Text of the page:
Liquidation as the fourth stage in the timeline of financial distress

Liquidation represents the 4th stage in the timeline of financial distress, after business rescue.

Liquidation provides for the realisation of a distressed company's assets and the distribution of proceeds to its creditors should business rescue not be attempted or be unsuccessful.

Technically the business or parts of it may be sold as a going concern, but preservation of the business as a going concern is the exception rather than the rule. 


Timeline of financial distress


View the position of liquidation in the timeline of financial distress.



Click on Timeline of financial distress table for a popup table explaining the four stages.

Open a new window with the web page of the Master of the High Court.

Liquidations are administered by the Master of the High Court of South Africa.

The daily respondent’s lists from The Master’s offices in Johannesburg, Pretoria Cape Town is published on this web site the following day.


Restoration of corporate value


View the restoration of corporate value at different levels of company health.

Liquidation industry

In 2004 it was reported that liquidations cost the SA economy R80bn (?) per annum.  The 18billion (?) per annum liquidation industry receives between 1300 and 1600 appointments per year.  There are 4 000 (?) liquidators in  SA.   Liquidation is big business compared to the turnaround industry.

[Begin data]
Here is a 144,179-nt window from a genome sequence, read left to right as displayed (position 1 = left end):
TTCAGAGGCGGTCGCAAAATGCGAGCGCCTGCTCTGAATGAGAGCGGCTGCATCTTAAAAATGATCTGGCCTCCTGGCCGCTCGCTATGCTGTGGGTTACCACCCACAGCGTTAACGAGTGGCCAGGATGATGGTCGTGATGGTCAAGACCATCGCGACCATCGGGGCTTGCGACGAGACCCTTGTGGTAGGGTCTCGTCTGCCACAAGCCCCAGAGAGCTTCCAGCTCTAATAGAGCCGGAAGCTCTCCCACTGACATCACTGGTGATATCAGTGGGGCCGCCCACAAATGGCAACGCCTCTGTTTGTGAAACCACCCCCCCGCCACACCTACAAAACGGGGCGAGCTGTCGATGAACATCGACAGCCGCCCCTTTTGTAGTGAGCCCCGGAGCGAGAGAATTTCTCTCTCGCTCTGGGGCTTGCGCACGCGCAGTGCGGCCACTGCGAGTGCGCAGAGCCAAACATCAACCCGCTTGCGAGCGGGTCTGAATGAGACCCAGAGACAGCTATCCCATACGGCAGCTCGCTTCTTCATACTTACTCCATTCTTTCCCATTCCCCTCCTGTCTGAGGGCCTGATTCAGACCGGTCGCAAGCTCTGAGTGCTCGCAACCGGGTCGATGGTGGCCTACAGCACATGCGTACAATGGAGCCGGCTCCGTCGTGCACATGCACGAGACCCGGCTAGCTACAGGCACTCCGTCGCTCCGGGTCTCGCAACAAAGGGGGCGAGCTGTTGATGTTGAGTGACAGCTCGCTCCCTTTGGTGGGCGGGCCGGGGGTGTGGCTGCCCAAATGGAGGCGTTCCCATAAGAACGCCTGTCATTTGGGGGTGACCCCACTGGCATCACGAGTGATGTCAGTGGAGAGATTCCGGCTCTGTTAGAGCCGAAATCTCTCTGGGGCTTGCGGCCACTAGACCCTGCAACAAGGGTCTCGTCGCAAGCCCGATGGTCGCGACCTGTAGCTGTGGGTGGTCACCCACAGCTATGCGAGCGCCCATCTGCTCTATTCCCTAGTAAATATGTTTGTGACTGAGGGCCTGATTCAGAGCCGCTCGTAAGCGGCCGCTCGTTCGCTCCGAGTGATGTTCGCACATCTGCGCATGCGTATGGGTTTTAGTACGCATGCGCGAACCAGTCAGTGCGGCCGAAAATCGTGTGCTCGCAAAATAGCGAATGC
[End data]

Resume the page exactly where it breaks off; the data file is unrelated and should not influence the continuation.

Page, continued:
Note: the (?) figures come from various press reports and have not been verified.

The liquidation industry has been receiving harsh criticism from both the press and government. 

It is being accused of corruption, slow on BEE, in collusion with banks, incentivised by a lucrative liquidation fee structure, and therefore more intent on finalising the liquidation than with rescuing a company.

An overhaul of the sector is overdue.

In terms of the Insolvency Act, liquidators receive fixed fees, regardless of how long it takes to wind up a company.

They receive 10% of the gross proceeds of movable property sold, 3% of any immovable property or shares, and 6% on continuing business.

This means big fees can accrue when the bankrupt business is large, or where the winding up process is simple.

Government is of the opinion that the liquidation industry should give way to the national interests of job preservation and business rescue "and not merely to those of liquidators, secured creditors and their lawyers".

Accordingly, government is planning to introduce reform that will include statutory regulation and new business rescue legislation.

To this end, a ministerial committee of enquiry into the sector, instigated by justice minister Brigitte Mabandla, kicked off on 24th August 2004 (see box on the right).  The commission will also look at black empowerment for the sector. 


For a view by the a leading liquidations firm, see The future of the liquidations industry.

Go to liquidation statistics for annual and monthly compulsory company liquidation statistics.

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Links to service providers

Independent Trustees:

Dionne Lamprecht:

  • What is bankruptcy?
  • Plus how to file for bankruptcy, bankruptcy FAQ, the Insolvency Act, liquidations, claims forms, trustee's contact details, status of applications.

Liquidation links and downloads